41

Overhead Formation Approach Procedures


Overhead Approach Procedures (refer to Lesson 2 for the graphic)
Lead communicates Overhead Approach Procedures will be used prior to 10 mile initial Lead indicates left or right break and aligns formation in echelon on the opposite wing from the break Lead aligns the flight on 10 Nm initial, which is the landing runway heading at 350 knots IAS, 1500 feet AGL Lead will commence a mid-field break turn
The break will be communicated to wingmen via a radio call The break turn will be flown at 60 degrees of bank, 6Gs The break will be a level turn with decreasing airspeed and 180 of turn Roll out of the break turn will be at 180 from runway heading, 1500 ft AGL, 220 knots IAS (on downwind). Fight members will fly the downwind leg past the end of the runway for a distance of to mile Fight members will extend the landing gear upon flying abeam the approach runway numbers The turn to final will be communicated to the formation via a radio call The final turn shall be flown at constant bank and turn radius as required to roll out onto short final aligned with the runway at not less than 500 feet AGL Upon rolling out on short final, deploy the speed brake (if not already deployed) and reach landing attitude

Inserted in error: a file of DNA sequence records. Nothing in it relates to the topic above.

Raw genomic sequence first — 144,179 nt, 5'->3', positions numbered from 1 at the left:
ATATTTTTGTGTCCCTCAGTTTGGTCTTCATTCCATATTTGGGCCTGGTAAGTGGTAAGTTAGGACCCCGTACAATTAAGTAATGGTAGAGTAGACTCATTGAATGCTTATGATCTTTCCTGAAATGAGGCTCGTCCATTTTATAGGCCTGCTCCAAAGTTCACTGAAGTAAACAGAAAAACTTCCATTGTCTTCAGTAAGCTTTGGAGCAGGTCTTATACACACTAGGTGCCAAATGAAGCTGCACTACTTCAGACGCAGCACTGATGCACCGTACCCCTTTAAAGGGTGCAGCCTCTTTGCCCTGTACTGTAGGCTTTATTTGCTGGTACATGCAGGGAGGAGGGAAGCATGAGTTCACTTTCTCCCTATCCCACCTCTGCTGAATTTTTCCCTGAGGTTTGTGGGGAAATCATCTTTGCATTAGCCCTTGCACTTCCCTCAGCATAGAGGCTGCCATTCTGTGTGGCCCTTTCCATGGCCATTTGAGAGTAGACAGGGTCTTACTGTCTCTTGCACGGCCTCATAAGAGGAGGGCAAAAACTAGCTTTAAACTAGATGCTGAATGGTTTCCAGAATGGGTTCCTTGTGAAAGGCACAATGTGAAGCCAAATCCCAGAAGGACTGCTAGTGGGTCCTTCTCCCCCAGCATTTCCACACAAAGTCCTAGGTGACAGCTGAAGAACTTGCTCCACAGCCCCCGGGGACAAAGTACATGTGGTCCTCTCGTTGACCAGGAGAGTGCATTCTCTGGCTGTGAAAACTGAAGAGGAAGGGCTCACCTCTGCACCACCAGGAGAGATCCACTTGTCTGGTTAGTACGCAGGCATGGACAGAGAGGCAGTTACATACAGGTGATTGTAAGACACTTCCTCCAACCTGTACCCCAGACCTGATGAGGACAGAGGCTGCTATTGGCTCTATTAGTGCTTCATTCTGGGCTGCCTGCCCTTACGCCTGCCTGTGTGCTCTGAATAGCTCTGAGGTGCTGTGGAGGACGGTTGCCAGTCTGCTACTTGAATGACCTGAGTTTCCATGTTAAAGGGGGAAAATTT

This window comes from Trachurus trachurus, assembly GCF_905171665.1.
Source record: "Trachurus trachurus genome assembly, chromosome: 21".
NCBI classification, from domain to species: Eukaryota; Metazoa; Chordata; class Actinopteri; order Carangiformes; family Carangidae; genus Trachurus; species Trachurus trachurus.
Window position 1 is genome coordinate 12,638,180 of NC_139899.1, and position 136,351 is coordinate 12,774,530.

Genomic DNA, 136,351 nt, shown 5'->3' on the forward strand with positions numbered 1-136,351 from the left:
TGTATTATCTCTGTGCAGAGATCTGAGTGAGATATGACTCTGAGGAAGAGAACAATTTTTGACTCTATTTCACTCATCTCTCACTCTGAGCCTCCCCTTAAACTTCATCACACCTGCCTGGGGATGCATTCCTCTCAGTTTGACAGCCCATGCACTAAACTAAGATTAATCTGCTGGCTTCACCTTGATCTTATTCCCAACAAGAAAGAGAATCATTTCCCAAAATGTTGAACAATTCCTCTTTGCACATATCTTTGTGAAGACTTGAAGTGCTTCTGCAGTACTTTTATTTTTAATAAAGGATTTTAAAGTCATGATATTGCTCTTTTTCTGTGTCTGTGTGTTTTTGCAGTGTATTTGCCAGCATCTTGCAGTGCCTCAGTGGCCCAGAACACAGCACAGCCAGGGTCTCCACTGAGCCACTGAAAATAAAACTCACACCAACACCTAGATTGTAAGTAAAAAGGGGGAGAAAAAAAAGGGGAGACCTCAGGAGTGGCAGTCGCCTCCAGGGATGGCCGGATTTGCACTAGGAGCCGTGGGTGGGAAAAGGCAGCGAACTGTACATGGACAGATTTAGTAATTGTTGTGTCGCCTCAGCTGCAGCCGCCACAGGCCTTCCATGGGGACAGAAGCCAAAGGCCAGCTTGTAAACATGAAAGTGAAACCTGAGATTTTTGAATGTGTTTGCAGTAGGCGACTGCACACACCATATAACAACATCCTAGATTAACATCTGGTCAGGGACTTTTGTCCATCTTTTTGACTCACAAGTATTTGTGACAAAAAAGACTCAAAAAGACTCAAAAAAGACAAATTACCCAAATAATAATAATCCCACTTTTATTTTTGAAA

Upon hearing Leads break call, Wingman #2 will count four (4) seconds and commence break Each subsequent Wingman will wait for the break call from the proceeding Wingman, count four (4) seconds and initiate the call and break Each formation member will provide adequate spacing from the proceeding aircraft in formation Lead will touchdown on downwind side of the runway